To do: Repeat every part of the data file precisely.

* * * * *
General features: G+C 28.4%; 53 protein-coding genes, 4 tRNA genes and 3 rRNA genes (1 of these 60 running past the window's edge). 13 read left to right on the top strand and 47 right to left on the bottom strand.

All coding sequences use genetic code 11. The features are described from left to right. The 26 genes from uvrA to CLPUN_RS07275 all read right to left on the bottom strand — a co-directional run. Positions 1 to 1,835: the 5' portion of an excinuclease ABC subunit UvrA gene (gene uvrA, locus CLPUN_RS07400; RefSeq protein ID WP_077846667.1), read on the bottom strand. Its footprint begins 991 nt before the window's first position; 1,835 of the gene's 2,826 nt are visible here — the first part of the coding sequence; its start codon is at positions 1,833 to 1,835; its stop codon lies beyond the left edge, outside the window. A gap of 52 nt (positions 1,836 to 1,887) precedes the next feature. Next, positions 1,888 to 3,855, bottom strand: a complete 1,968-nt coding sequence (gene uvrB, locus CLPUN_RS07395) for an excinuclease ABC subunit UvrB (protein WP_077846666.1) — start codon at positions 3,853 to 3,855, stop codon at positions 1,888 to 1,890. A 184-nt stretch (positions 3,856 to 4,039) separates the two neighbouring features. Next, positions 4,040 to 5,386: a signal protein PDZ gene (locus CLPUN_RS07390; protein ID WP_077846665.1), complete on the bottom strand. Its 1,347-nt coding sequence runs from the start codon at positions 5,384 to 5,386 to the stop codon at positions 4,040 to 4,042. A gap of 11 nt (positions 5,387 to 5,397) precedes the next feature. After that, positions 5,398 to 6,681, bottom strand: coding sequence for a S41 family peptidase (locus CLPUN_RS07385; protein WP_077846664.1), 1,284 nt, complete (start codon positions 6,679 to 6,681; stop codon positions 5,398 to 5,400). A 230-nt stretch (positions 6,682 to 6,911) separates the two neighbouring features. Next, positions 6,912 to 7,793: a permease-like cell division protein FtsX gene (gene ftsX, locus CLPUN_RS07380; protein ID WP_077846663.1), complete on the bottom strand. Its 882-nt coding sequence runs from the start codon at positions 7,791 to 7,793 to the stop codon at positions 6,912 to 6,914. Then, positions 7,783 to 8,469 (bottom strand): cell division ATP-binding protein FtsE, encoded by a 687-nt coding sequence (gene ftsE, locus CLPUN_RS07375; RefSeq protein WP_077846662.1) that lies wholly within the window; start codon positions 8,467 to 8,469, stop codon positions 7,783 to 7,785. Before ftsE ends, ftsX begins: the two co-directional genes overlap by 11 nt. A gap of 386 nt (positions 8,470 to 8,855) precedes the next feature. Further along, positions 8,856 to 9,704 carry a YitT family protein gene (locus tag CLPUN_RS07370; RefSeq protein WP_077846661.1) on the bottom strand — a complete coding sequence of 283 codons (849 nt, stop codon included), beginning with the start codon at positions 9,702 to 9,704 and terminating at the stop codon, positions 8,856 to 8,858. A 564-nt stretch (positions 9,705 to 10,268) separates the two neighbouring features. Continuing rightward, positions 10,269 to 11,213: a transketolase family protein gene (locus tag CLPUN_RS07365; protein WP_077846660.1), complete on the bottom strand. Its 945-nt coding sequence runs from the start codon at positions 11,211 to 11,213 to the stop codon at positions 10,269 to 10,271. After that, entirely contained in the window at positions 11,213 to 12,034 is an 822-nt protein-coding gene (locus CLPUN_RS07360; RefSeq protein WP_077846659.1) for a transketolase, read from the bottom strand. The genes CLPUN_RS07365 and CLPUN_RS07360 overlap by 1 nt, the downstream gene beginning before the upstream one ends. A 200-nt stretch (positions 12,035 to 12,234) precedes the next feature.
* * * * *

General features: G+C 28.4%; 53 protein-coding genes, 4 tRNA genes and 3 rRNA genes (1 of these 60 running past the window's edge). 13 read left to right on the top strand and 47 right to left on the bottom strand.

All coding sequences use genetic code 11. The features are described from left to right. The 26 genes from uvrA to CLPUN_RS07275 all read right to left on the bottom strand — a co-directional run. Positions 1 to 1,835: the 5' portion of an excinuclease ABC subunit UvrA gene (gene uvrA, locus CLPUN_RS07400; RefSeq protein ID WP_077846667.1), read on the bottom strand. Its footprint begins 991 nt before the window's first position; 1,835 of the gene's 2,826 nt are visible here — the first part of the coding sequence; its start codon is at positions 1,833 to 1,835; its stop codon lies beyond the left edge, outside the window. A gap of 52 nt (positions 1,836 to 1,887) precedes the next feature. Next, positions 1,888 to 3,855, bottom strand: a complete 1,968-nt coding sequence (gene uvrB, locus CLPUN_RS07395) for an excinuclease ABC subunit UvrB (protein WP_077846666.1) — start codon at positions 3,853 to 3,855, stop codon at positions 1,888 to 1,890. A 184-nt stretch (positions 3,856 to 4,039) separates the two neighbouring features. Next, positions 4,040 to 5,386: a signal protein PDZ gene (locus CLPUN_RS07390; protein ID WP_077846665.1), complete on the bottom strand. Its 1,347-nt coding sequence runs from the start codon at positions 5,384 to 5,386 to the stop codon at positions 4,040 to 4,042. A gap of 11 nt (positions 5,387 to 5,397) precedes the next feature. After that, positions 5,398 to 6,681, bottom strand: coding sequence for a S41 family peptidase (locus CLPUN_RS07385; protein WP_077846664.1), 1,284 nt, complete (start codon positions 6,679 to 6,681; stop codon positions 5,398 to 5,400). A 230-nt stretch (positions 6,682 to 6,911) separates the two neighbouring features. Next, positions 6,912 to 7,793: a permease-like cell division protein FtsX gene (gene ftsX, locus CLPUN_RS07380; protein ID WP_077846663.1), complete on the bottom strand. Its 882-nt coding sequence runs from the start codon at positions 7,791 to 7,793 to the stop codon at positions 6,912 to 6,914. Then, positions 7,783 to 8,469 (bottom strand): cell division ATP-binding protein FtsE, encoded by a 687-nt coding sequence (gene ftsE, locus CLPUN_RS07375; RefSeq protein WP_077846662.1) that lies wholly within the window; start codon positions 8,467 to 8,469, stop codon positions 7,783 to 7,785. Before ftsE ends, ftsX begins: the two co-directional genes overlap by 11 nt. A gap of 386 nt (positions 8,470 to 8,855) precedes the next feature. Further along, positions 8,856 to 9,704 carry a YitT family protein gene (locus tag CLPUN_RS07370; RefSeq protein WP_077846661.1) on the bottom strand — a complete coding sequence of 283 codons (849 nt, stop codon included), beginning with the start codon at positions 9,702 to 9,704 and terminating at the stop codon, positions 8,856 to 8,858. A 564-nt stretch (positions 9,705 to 10,268) separates the two neighbouring features. Continuing rightward, positions 10,269 to 11,213: a transketolase family protein gene (locus tag CLPUN_RS07365; protein WP_077846660.1), complete on the bottom strand. Its 945-nt coding sequence runs from the start codon at positions 11,211 to 11,213 to the stop codon at positions 10,269 to 10,271. After that, entirely contained in the window at positions 11,213 to 12,034 is an 822-nt protein-coding gene (locus CLPUN_RS07360; RefSeq protein WP_077846659.1) for a transketolase, read from the bottom strand. The genes CLPUN_RS07365 and CLPUN_RS07360 overlap by 1 nt, the downstream gene beginning before the upstream one ends. A 200-nt stretch (positions 12,035 to 12,234) precedes the next feature.